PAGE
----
But DTP can effectively handle huge amounts of data, and it is indeed very reliable: I have been working with DT for some two years now, and never have experienced a crash.

Moreover, version 2 of DTP, which has been announced a long time ago, should become a really big update. We’ll see.

I am attorney using Journler (for document keeping) and Scrivener (for writing). Both allow you to organize, store and find documents of various types. Journler is better suited for a paperless filing system for all kinds of notes, documents, www sites and many projects. Scrivener is better for writing and keeping one project’s drafts and research materials together in a single “project“ or folder.

Scrivener’s advantages are well documented here and in www reviews. It is quick and easy to learn and implement in my work flow. It’s amazing how much easier drafting agreements can be when prior drafts, emails and other materials are right at hand in the binder. In fact, Scrivener, with its index notes and split views of multiple documents, may the best writing tool I have ever used.

I have tens of thousands of documents and emails that I keep and use. Before Journler, I kept projects, notes, forms, research materials, pdf’s, www bookmarks, etc scattered in various folders. Different word processors, mail programs, etc were required to read them. Spotlight was insufficient to find them, and I used SpotLaser as a Spotlight front end to search. Although my file naming practices and client folders were consistent, it was a filing system slowly breaking down.

I needed help. I needed a simple filing system that offered more than the Finder.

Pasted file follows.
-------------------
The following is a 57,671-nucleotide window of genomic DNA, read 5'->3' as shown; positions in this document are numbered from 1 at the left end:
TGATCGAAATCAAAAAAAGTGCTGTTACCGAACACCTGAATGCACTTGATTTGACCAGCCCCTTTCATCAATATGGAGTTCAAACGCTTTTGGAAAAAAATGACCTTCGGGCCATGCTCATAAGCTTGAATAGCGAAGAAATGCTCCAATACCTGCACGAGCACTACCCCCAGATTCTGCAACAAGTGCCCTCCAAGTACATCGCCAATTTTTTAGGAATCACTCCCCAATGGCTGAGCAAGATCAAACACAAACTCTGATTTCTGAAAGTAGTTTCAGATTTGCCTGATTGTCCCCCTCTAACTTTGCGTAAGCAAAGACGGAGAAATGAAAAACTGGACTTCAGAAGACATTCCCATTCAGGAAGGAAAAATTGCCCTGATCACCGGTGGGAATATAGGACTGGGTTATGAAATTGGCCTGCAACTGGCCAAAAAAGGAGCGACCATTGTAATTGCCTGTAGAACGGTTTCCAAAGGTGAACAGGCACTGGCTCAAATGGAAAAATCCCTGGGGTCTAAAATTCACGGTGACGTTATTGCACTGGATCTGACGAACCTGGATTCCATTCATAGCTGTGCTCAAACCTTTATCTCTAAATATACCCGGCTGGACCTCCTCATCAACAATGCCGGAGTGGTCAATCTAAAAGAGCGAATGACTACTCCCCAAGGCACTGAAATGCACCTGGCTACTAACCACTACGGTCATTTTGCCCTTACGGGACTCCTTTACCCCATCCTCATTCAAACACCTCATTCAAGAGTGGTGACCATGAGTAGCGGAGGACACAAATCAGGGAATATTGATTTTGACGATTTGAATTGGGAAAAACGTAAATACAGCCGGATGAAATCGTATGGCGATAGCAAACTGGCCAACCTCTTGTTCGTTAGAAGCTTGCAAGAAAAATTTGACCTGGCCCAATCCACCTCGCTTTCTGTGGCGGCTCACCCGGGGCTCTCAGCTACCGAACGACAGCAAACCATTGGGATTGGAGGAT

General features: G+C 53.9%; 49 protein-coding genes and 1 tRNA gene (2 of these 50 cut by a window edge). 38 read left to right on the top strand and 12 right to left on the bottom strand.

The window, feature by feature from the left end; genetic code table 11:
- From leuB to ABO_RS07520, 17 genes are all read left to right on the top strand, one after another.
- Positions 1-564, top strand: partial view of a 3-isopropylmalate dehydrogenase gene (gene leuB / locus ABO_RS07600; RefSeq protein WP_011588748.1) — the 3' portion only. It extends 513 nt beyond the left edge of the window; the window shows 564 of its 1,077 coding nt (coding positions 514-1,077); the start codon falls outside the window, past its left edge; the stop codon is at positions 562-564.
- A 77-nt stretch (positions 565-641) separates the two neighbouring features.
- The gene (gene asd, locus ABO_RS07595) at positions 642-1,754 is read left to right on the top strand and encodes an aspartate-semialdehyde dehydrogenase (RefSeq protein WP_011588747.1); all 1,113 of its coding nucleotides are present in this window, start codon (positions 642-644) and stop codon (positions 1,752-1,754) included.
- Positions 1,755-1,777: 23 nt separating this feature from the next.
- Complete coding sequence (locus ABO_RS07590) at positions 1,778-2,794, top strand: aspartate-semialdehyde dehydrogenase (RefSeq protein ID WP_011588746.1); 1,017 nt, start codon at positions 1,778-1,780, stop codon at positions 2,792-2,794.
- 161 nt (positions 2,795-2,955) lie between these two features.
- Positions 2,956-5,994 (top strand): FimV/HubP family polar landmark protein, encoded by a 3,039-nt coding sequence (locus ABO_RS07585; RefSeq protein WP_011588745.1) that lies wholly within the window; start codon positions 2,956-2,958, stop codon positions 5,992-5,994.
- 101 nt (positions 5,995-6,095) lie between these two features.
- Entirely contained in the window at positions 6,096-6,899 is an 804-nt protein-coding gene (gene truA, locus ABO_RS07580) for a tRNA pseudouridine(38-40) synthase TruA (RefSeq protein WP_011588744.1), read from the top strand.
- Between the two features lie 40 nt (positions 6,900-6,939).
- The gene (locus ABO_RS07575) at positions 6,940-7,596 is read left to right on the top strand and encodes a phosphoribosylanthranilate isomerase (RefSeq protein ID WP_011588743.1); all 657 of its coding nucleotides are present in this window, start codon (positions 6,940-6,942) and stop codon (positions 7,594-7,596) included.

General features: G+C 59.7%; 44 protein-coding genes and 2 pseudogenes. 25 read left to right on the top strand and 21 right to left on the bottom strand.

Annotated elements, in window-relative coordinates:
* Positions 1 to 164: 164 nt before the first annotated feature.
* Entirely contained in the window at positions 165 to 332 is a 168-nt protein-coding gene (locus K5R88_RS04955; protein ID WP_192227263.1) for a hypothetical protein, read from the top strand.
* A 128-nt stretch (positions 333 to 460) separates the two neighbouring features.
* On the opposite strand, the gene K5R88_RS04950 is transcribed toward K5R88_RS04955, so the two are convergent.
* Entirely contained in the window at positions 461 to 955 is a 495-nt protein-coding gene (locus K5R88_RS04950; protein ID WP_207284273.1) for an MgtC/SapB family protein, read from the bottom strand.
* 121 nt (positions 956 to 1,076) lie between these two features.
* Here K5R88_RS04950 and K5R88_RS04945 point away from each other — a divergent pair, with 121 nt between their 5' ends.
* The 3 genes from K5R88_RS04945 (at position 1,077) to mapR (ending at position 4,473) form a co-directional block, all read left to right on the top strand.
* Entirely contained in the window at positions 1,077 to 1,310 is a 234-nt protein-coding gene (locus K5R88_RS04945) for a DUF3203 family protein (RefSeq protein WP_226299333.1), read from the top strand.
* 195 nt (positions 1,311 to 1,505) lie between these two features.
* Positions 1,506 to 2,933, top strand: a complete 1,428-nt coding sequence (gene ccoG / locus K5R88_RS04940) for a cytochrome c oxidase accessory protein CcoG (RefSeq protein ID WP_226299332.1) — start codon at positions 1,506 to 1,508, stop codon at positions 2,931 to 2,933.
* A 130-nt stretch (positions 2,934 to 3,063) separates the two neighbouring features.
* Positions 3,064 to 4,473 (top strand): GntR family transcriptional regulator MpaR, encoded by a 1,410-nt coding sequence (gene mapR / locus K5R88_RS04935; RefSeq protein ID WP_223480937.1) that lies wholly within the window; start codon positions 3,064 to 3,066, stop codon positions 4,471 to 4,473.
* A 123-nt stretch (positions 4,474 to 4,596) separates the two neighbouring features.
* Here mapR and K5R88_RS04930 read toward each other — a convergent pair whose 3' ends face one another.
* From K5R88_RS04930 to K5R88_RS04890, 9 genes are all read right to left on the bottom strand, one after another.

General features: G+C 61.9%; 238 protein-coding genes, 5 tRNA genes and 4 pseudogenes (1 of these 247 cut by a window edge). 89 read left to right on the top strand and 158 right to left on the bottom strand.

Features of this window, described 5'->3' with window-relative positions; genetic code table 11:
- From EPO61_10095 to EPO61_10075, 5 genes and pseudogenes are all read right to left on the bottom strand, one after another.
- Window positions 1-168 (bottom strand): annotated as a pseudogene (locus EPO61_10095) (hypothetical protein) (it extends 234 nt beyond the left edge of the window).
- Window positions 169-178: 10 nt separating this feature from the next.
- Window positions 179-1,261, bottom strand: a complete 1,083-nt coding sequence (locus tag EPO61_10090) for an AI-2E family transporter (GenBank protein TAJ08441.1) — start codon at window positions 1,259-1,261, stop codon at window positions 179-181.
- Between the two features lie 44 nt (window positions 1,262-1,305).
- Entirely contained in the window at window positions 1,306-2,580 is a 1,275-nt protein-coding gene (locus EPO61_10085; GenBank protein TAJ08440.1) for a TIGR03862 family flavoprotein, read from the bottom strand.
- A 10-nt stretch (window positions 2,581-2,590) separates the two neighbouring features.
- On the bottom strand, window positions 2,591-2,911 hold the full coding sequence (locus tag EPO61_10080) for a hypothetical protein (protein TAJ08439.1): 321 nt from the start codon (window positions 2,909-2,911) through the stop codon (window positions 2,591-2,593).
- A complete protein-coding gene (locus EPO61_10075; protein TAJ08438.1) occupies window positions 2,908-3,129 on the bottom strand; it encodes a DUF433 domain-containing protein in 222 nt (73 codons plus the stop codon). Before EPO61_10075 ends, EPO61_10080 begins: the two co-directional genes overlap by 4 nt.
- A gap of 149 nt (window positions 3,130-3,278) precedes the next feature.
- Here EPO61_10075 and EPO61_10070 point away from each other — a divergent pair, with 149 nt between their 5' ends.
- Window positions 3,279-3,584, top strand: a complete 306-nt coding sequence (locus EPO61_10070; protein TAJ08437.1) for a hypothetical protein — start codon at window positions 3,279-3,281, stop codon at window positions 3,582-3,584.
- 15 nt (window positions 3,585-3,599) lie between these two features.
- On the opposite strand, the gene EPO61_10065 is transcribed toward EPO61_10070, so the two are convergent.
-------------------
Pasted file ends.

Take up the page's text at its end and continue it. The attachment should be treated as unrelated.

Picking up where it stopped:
I tried Journler’s competitors such as Devonthink, SOHO Notes, Eaglefiler, Yojimbo, Mori, etc. Each has different capabilities and features, but I found that Journler’s combination of nested folders, smart folders, ranked search, auto-tagging (with smart folders), and finder friendly database most useful for me. Currently I am copying documents into Journler and am not relying upon aliases to external files which might be broken. My Journler database has about 3000 files, is about 500mb - and is growing.

Capability for handling large numbers of documents and speed should always be two important priorities for Journler. Journler is quickly evolving beyond its journaling origins. According to user comments on the www, Devonthink and Eaglefiler may be able to efficiently handle significantly larger numbers of documents (gigabytes of data) than Journler. I don’t know yet how large a database Journler can handle. And Devonthink and Eaglefiler may be faster in importing and indexing documents. I find that importing more than 30 documents at a time bogs Journler down with the spinning beachball, or it crashes.